April 16, 2020
French courts have ruled that Amazon had to reduce its distribution activities to essential items only, due to COVID-19 health and safety concerns for its warehouse staff. As a result Amazon decided to close its French warehouses.
France 24 reported that an internal letter sent to the unions, Amazon laid out its planned closures of its French warehouses until at least 20 April.
The French court ruled that Amazon “had failed to adequately protect warehouse workers against the threat of the coronavirus and that it must restrict deliveries to only food, hygiene and medical products until it addressed the issue”, the New York Times reported. Amazon said it will appeal the ruling.
Amazon said that these closures were caused by the unions filing a complaint in court and said that the proposed fine was set too high at €1 million ($1.08 million). As a result of this decision Amazon decided to close its French operation and furlough its staff until it has assessed the implications.
Amazon is facing similar criticism in the USA, where it has already reduced shipments to essentials as well as restricting shipments of third party resellers on its platforms to keep up with demand.
In a letter to shareholders, Jeff Bezos said: “Amazonians are working around the clock to get necessary supplies delivered directly to the doorsteps of people who need them. The demand we are seeing for essential products has been and remains high. But unlike a predictable holiday surge, this spike occurred with little warning, creating major challenges for our suppliers and delivery network. We quickly prioritized the stocking and delivery of essential household staples, medical supplies, and other critical products.”
“Crucially, while providing these essential services, we are focused on the safety of our employees and contractors around the world—we are deeply grateful for their heroic work and are committed to their health and well-being. Consulting closely with medical experts and health authorities, we’ve made over 150 significant process changes in our operations network and Whole Foods Market stores to help teams stay healthy, and we conduct daily audits of the measures we’ve put into place. We’ve distributed face masks and implemented temperature checks at sites around the world to help protect employees and support staff. We regularly sanitize door handles, stairway handrails, lockers, elevator buttons, and touch screens, and disinfectant wipes and hand sanitizer are standard across our network.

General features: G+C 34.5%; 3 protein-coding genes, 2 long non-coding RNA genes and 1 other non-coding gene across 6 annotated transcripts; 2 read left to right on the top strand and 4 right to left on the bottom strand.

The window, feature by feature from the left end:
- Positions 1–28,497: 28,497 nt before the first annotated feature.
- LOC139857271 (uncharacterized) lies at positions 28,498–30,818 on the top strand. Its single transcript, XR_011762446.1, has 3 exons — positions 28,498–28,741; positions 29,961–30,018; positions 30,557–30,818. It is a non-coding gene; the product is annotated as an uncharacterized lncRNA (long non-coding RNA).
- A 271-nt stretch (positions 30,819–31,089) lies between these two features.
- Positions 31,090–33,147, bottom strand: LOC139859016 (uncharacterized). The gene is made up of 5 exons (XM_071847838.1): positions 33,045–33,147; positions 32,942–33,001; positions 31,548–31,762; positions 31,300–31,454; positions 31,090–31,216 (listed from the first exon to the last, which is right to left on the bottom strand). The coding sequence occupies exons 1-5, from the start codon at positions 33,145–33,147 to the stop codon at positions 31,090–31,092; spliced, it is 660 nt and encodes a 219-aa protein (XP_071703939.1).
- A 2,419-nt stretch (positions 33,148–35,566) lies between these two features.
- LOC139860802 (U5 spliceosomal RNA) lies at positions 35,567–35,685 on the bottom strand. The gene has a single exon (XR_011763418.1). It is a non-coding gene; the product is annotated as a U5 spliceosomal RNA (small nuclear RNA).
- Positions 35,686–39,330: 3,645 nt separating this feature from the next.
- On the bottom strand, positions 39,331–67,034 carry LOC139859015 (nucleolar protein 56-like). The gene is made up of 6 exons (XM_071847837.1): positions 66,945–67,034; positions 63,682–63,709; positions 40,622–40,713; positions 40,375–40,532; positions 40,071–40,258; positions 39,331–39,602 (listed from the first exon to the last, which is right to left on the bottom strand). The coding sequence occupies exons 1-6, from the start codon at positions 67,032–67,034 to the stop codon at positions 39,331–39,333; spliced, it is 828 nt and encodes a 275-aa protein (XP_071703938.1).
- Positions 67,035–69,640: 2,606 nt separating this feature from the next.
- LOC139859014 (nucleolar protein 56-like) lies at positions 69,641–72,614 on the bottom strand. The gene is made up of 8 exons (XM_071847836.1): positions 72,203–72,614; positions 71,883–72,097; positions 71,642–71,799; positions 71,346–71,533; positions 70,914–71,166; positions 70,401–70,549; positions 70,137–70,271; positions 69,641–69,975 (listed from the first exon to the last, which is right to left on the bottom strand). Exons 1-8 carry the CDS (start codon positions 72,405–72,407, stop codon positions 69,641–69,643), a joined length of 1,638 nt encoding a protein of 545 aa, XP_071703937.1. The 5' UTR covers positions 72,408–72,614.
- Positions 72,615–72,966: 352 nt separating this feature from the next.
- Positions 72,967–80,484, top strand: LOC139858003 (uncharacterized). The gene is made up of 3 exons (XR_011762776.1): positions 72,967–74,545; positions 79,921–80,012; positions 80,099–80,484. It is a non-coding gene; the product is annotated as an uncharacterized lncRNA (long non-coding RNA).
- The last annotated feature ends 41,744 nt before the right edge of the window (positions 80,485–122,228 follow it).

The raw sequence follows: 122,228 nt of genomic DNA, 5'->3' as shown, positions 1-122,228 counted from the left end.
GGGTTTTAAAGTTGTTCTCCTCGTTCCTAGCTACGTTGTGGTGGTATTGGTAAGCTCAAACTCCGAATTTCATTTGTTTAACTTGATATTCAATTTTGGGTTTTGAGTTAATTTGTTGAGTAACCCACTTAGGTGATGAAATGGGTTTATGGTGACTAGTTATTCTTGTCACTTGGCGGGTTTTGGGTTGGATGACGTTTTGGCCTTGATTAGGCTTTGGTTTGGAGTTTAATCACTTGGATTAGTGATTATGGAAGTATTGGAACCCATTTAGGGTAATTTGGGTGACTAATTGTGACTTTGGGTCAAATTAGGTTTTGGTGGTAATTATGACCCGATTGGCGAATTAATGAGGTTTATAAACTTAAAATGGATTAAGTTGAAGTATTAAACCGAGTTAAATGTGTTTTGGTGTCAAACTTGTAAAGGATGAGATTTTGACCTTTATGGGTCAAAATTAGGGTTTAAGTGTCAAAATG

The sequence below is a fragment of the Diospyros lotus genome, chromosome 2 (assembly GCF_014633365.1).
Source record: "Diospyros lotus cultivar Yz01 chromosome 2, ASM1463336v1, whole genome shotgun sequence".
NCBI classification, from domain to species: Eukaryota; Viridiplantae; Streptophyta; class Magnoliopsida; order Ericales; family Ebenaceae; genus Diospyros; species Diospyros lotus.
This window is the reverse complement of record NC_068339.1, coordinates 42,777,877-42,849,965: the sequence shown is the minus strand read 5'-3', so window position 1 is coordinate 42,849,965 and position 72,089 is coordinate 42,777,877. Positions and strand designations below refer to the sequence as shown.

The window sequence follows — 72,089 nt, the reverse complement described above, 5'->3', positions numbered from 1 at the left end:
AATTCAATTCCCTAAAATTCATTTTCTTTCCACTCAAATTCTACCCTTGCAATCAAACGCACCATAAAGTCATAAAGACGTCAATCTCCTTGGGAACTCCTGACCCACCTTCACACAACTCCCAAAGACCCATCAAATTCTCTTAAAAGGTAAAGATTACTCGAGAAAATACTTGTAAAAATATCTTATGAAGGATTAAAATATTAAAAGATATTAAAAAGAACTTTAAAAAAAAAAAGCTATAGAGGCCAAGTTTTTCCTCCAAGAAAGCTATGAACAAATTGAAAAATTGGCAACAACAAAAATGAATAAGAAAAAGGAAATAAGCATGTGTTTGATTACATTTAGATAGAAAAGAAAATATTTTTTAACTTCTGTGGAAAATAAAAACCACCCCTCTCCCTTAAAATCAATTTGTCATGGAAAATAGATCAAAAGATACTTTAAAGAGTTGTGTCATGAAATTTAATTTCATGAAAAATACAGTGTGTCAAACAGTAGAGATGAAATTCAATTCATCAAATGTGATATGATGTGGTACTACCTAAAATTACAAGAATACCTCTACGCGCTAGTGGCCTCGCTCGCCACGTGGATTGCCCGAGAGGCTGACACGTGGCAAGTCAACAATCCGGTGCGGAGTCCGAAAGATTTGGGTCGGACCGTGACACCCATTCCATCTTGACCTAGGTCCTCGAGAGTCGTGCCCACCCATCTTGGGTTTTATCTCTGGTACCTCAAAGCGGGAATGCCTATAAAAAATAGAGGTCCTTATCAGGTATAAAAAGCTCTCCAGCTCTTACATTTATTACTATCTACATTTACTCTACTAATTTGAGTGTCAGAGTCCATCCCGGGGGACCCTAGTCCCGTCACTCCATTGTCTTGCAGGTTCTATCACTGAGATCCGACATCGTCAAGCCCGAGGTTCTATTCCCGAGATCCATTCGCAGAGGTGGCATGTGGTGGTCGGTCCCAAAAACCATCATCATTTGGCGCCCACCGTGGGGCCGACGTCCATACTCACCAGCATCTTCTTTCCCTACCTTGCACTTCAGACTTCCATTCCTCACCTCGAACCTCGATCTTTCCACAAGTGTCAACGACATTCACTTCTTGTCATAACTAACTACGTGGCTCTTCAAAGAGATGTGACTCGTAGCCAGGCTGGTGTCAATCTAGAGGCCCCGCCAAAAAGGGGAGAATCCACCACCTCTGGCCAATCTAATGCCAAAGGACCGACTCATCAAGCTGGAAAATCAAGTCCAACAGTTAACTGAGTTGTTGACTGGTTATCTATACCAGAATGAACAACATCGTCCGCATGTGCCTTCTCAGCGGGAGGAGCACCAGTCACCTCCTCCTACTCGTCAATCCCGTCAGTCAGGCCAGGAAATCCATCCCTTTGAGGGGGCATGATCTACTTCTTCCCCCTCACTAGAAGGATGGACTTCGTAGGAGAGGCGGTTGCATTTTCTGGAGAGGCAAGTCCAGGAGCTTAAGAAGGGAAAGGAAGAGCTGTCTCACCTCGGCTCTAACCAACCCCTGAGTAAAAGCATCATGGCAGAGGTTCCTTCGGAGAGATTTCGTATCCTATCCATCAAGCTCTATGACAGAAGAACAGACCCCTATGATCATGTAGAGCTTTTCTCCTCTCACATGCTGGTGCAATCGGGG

“We’ve also introduced extensive social distancing measures to help protect our associates. We have eliminated stand-up meetings during shifts, moved information sharing to bulletin boards, staggered break times, and spread out chairs in breakrooms. While training new hires is challenging with new distancing requirements, we continue to ensure that every new employee gets six hours of safety training. We’ve shifted training protocols so we don’t have employees gathering in one spot, and we’ve adjusted our hiring processes to allow for social distancing,” Besos said in his letter.
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